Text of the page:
APPEARING SATURDAY & SUNDAY, AUGUST 27-28
George Takei was born Hosato Takei on April 20, 1937 in Los Angeles, California. His mother was born in Sacramento to Japanese parents & his father was born in Japan. Following the attack on Pearl Harbor, he & his family were relocated from Los Angeles to the Rohwer Relocation Center in Arkansas. Later, they were moved to a camp at Tule Lake in Northern California. His first-hand knowledge of the unjust internment of 120,000 Japanese Americans in World War II, poignantly chronicled in his autobiography, created a lifelong interest in politics & community affairs.
After graduating from Los Angeles High School in 1956, he studied architecture at UC Berkeley. An ad in a Japanese community paper led to a summer job on the MGM lot where he dubbed 8 characters from Japanese into English for Rodan (1956). Bitten by the acting bug, he transferred to UCLA as a theater arts major. Contacting an agent he had met at MGM led to his appearance as an embittered soldier in postwar Japan in the Playhouse 90 (1956) production. Being spotted in a UCLA theater production by a Warner Bros. casting director led to his feature film debut in Ice Palace (1960), various roles in Hawaiian Eye (1959) &other feature work. In June 1960, he completed his degree at UCLA and studied at the Shakespeare Institute at Stratford-Upon-Avon in England that summer.
After starting a master’s degree program at UCLA, he was cast in the socially relevant stage musical production Fly Blackbird! but was replaced when the show moved to New York. He took odd jobs until returning to his role at the end of the run. Getting little work in Manhattan, he returned to Los Angeles to continue his studies, once again appearing in TV & films. He earned his master’s in 1964. Wanting a multi-racial crew, Gene Roddenberry cast him in Where No Man Has Gone Before, the second Star Trek (1966) pilot. Mr. Sulu remained a regular character when the series went into production. In the hiatus after the end of shooting the first season, he worked on The Green Berets (1968), playing a South Vietnamese Special Forces officer.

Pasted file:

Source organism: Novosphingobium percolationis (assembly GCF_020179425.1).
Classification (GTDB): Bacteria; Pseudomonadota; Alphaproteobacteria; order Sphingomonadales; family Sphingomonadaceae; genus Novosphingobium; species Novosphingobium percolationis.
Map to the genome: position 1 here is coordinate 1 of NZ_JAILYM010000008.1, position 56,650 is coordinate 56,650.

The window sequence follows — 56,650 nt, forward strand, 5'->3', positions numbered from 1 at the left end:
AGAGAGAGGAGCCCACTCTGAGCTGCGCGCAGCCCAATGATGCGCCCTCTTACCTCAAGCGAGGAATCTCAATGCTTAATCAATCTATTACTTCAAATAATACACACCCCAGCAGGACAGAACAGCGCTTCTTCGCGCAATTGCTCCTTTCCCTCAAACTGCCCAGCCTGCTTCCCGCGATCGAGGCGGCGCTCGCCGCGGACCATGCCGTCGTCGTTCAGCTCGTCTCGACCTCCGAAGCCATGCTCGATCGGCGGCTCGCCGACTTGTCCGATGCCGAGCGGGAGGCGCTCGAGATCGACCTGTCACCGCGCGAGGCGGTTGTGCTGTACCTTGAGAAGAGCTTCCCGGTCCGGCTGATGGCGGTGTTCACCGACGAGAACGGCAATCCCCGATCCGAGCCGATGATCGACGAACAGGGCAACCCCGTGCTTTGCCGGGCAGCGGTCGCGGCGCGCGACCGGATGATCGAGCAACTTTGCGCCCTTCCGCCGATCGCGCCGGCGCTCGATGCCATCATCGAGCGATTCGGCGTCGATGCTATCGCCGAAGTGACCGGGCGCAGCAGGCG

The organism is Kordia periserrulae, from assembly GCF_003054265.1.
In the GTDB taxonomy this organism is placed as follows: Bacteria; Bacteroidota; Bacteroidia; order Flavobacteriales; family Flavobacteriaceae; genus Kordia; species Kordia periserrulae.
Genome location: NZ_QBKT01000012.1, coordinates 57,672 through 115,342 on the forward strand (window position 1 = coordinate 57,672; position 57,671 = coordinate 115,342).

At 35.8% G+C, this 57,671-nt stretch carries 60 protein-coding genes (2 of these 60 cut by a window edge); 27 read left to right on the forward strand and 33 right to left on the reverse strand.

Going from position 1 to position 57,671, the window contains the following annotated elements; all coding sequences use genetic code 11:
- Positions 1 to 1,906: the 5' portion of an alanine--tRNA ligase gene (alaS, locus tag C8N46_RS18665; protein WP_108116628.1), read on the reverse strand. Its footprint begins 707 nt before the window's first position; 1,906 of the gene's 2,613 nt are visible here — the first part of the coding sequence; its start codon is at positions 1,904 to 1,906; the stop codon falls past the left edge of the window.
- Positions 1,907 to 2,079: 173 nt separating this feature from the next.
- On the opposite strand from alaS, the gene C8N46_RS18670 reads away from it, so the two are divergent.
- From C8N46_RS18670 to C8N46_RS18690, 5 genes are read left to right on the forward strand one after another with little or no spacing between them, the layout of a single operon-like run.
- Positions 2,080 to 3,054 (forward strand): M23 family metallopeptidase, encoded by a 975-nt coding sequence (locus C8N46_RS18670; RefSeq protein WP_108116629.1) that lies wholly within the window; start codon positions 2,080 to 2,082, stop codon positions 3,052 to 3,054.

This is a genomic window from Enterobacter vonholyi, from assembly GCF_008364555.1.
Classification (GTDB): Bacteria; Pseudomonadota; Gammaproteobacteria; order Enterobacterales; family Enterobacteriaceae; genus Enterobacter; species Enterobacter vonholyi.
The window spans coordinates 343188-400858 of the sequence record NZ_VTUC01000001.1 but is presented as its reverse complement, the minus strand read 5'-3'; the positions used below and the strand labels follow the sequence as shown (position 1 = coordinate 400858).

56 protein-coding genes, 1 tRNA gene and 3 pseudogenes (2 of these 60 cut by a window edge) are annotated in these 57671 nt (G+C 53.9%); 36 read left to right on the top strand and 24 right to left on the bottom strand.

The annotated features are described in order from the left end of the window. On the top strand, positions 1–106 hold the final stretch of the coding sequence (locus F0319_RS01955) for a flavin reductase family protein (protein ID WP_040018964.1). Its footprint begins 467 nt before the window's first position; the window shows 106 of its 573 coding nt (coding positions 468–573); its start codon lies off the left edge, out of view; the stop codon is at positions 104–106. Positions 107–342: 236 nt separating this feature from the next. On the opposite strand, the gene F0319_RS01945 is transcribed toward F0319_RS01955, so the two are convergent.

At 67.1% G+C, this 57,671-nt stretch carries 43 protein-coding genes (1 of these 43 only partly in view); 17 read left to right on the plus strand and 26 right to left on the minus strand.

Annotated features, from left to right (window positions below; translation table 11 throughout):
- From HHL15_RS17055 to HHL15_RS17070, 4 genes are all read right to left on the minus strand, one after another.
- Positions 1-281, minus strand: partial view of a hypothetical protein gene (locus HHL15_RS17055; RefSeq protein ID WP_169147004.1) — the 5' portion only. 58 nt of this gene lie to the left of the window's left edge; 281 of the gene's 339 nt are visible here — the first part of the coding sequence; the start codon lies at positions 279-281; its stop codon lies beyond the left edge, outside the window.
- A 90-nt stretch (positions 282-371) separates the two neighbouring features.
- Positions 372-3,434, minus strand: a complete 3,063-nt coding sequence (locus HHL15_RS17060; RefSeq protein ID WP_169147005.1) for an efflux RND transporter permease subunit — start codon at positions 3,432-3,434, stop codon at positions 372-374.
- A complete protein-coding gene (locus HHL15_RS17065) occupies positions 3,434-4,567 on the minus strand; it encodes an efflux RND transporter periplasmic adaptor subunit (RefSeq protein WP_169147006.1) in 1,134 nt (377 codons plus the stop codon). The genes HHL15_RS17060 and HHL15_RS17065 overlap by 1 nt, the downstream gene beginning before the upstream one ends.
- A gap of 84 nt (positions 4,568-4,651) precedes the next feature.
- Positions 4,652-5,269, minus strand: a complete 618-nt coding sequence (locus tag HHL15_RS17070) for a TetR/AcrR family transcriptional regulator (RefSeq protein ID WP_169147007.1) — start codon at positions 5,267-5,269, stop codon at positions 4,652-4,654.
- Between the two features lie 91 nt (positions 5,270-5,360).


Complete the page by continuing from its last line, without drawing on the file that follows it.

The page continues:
After Star Trek (1966) was canceled, he did guest stints in several TV shows, voiced Sulu for the animated Star Trek series & regularly appeared at Star Trek conventions. He also produced & hosted a public affairs show Expression East/West, which aired in Los Angeles from 1971-1973. That year, he ran for the L.A. City Council. Although he lost by a small margin, Mayor Tom Bradley appointed him to the board of directors of the Southern California Rapid Transit District, where he served until 1984 & contributed to plans for the subway. During this period, he co-wrote a sci-fi novel Mirror Friend, Mirror Foe. He campaigned to get more respect for his character in the Star Trek features, resulting in Sulu finally obtaining the rank of captain in Star Trek VI: The Undiscovered Country (1991), a role reprised in the Star Trek: Voyager (1995) episode Flashback.
He has run several marathons and was in the 1984 Los Angeles Olympic Torch Relay. He received a star on Hollywood Boulevard’s Walk of Fame in 1986. He also left his signature & hand print in cement at the Chinese Theater in 1991. His 1994 autobiography, To the Stars, was well-received. He remains active as a stage, TV & film actor as well as as an advocate for the interests of Japanese Americans.